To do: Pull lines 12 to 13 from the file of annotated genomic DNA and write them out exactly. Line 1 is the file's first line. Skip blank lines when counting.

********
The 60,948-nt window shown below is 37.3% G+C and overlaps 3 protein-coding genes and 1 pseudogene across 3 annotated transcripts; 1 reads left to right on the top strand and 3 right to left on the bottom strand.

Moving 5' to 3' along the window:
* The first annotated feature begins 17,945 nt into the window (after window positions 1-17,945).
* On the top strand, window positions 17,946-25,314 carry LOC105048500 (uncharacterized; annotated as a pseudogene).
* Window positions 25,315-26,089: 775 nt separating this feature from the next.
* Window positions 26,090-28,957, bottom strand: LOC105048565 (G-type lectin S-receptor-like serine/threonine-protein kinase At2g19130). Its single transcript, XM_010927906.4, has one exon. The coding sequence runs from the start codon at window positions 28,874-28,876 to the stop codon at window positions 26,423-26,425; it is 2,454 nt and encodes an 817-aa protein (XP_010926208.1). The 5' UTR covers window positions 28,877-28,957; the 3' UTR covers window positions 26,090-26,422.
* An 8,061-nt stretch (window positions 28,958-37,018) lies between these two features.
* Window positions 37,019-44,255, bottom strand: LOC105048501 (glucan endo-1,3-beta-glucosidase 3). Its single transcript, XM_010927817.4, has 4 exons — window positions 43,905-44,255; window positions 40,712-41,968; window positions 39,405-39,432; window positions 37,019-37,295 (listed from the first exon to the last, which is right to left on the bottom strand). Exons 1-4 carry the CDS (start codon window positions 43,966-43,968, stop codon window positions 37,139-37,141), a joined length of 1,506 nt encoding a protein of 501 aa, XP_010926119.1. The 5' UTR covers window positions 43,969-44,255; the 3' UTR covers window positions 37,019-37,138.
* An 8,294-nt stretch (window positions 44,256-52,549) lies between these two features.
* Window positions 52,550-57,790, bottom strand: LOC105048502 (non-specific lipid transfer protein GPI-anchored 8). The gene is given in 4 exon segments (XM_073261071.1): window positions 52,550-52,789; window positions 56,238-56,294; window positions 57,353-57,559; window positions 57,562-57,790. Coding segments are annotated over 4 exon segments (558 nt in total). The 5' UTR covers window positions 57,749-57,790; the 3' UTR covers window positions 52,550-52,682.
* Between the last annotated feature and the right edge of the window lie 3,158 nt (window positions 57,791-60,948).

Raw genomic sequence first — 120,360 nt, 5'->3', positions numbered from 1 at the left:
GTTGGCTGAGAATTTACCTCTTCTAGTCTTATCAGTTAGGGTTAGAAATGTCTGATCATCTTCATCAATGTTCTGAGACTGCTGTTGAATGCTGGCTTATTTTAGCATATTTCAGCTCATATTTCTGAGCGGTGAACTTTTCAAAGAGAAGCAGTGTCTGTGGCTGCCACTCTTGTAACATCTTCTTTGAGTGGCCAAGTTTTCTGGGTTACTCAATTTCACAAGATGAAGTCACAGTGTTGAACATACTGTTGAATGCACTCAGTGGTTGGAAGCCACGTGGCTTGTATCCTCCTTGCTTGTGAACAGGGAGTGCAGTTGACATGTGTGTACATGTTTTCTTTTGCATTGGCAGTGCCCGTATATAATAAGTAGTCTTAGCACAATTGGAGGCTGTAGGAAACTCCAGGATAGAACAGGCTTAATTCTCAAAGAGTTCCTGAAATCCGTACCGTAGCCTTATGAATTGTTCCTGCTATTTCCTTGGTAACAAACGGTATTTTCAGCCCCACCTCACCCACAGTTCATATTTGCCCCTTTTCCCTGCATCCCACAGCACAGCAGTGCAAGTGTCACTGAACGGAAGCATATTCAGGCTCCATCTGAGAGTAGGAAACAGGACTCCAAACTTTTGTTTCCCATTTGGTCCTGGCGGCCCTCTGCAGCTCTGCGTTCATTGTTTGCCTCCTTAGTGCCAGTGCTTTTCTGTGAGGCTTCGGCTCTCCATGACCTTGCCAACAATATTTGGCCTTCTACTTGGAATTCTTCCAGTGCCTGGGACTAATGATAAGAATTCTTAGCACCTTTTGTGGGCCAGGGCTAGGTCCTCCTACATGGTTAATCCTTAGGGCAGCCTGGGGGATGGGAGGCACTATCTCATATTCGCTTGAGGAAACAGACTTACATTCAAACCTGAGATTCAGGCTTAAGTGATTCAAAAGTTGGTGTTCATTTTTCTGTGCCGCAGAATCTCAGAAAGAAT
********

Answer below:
Raw genomic sequence first — 120,360 nt, 5'->3', positions numbered from 1 at the left:
GTTGGCTGAGAATTTACCTCTTCTAGTCTTATCAGTTAGGGTTAGAAATGTCTGATCATCTTCATCAATGTTCTGAGACTGCTGTTGAATGCTGGCTTATTTTAGCATATTTCAGCTCATATTTCTGAGCGGTGAACTTTTCAAAGAGAAGCAGTGTCTGTGGCTGCCACTCTTGTAACATCTTCTTTGAGTGGCCAAGTTTTCTGGGTTACTCAATTTCACAAGATGAAGTCACAGTGTTGAACATACTGTTGAATGCACTCAGTGGTTGGAAGCCACGTGGCTTGTATCCTCCTTGCTTGTGAACAGGGAGTGCAGTTGACATGTGTGTACATGTTTTCTTTTGCATTGGCAGTGCCCGTATATAATAAGTAGTCTTAGCACAATTGGAGGCTGTAGGAAACTCCAGGATAGAACAGGCTTAATTCTCAAAGAGTTCCTGAAATCCGTACCGTAGCCTTATGAATTGTTCCTGCTATTTCCTTGGTAACAAACGGTATTTTCAGCCCCACCTCACCCACAGTTCATATTTGCCCCTTTTCCCTGCATCCCACAGCACAGCAGTGCAAGTGTCACTGAACGGAAGCATATTCAGGCTCCATCTGAGAGTAGGAAACAGGACTCCAAACTTTTGTTTCCCATTTGGTCCTGGCGGCCCTCTGCAGCTCTGCGTTCATTGTTTGCCTCCTTAGTGCCAGTGCTTTTCTGTGAGGCTTCGGCTCTCCATGACCTTGCCAACAATATTTGGCCTTCTACTTGGAATTCTTCCAGTGCCTGGGACTAATGATAAGAATTCTTAGCACCTTTTGTGGGCCAGGGCTAGGTCCTCCTACATGGTTAATCCTTAGGGCAGCCTGGGGGATGGGAGGCACTATCTCATATTCGCTTGAGGAAACAGACTTACATTCAAACCTGAGATTCAGGCTTAAGTGATTCAAAAGTTGGTGTTCATTTTTCTGTGCCGCAGAATCTCAGAAAGAAT